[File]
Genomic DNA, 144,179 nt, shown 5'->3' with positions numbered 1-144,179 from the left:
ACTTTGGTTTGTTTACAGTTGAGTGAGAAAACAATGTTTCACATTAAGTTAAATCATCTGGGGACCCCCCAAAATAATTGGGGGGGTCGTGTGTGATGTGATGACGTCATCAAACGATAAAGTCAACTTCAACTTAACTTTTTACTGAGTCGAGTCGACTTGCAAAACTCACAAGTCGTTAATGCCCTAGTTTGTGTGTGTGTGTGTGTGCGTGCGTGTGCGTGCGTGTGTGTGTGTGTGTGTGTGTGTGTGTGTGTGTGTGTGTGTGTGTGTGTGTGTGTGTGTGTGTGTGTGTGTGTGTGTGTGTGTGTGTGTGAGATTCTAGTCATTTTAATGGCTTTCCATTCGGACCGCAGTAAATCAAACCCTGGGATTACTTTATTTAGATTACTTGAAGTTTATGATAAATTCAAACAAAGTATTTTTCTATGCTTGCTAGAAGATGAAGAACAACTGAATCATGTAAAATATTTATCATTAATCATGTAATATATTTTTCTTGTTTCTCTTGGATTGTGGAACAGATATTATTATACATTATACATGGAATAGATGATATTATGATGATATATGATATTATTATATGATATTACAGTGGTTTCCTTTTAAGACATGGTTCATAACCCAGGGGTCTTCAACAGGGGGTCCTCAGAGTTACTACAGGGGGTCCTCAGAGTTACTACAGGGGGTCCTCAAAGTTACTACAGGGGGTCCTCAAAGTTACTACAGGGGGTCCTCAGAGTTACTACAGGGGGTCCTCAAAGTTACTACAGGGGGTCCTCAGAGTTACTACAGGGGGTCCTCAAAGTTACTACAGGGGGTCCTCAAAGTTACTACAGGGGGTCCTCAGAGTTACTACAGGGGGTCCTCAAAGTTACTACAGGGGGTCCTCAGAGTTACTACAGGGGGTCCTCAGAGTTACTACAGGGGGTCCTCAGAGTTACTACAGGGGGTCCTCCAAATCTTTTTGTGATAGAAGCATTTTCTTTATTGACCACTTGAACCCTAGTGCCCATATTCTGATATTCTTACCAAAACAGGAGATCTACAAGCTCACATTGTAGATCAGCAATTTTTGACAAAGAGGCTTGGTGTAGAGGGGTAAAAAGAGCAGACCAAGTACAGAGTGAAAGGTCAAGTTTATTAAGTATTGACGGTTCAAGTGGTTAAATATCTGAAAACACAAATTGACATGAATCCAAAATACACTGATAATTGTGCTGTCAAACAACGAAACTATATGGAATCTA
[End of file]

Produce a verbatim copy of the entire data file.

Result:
Genomic DNA, 144,179 nt, shown 5'->3' with positions numbered 1-144,179 from the left:
ACTTTGGTTTGTTTACAGTTGAGTGAGAAAACAATGTTTCACATTAAGTTAAATCATCTGGGGACCCCCCAAAATAATTGGGGGGGTCGTGTGTGATGTGATGACGTCATCAAACGATAAAGTCAACTTCAACTTAACTTTTTACTGAGTCGAGTCGACTTGCAAAACTCACAAGTCGTTAATGCCCTAGTTTGTGTGTGTGTGTGTGTGCGTGCGTGTGCGTGCGTGTGTGTGTGTGTGTGTGTGTGTGTGTGTGTGTGTGTGTGTGTGTGTGTGTGTGTGTGTGTGTGTGTGTGTGTGTGTGTGTGTGTGTGTGAGATTCTAGTCATTTTAATGGCTTTCCATTCGGACCGCAGTAAATCAAACCCTGGGATTACTTTATTTAGATTACTTGAAGTTTATGATAAATTCAAACAAAGTATTTTTCTATGCTTGCTAGAAGATGAAGAACAACTGAATCATGTAAAATATTTATCATTAATCATGTAATATATTTTTCTTGTTTCTCTTGGATTGTGGAACAGATATTATTATACATTATACATGGAATAGATGATATTATGATGATATATGATATTATTATATGATATTACAGTGGTTTCCTTTTAAGACATGGTTCATAACCCAGGGGTCTTCAACAGGGGGTCCTCAGAGTTACTACAGGGGGTCCTCAGAGTTACTACAGGGGGTCCTCAAAGTTACTACAGGGGGTCCTCAAAGTTACTACAGGGGGTCCTCAGAGTTACTACAGGGGGTCCTCAAAGTTACTACAGGGGGTCCTCAGAGTTACTACAGGGGGTCCTCAAAGTTACTACAGGGGGTCCTCAAAGTTACTACAGGGGGTCCTCAGAGTTACTACAGGGGGTCCTCAAAGTTACTACAGGGGGTCCTCAGAGTTACTACAGGGGGTCCTCAGAGTTACTACAGGGGGTCCTCAGAGTTACTACAGGGGGTCCTCCAAATCTTTTTGTGATAGAAGCATTTTCTTTATTGACCACTTGAACCCTAGTGCCCATATTCTGATATTCTTACCAAAACAGGAGATCTACAAGCTCACATTGTAGATCAGCAATTTTTGACAAAGAGGCTTGGTGTAGAGGGGTAAAAAGAGCAGACCAAGTACAGAGTGAAAGGTCAAGTTTATTAAGTATTGACGGTTCAAGTGGTTAAATATCTGAAAACACAAATTGACATGAATCCAAAATACACTGATAATTGTGCTGTCAAACAACGAAACTATATGGAATCTA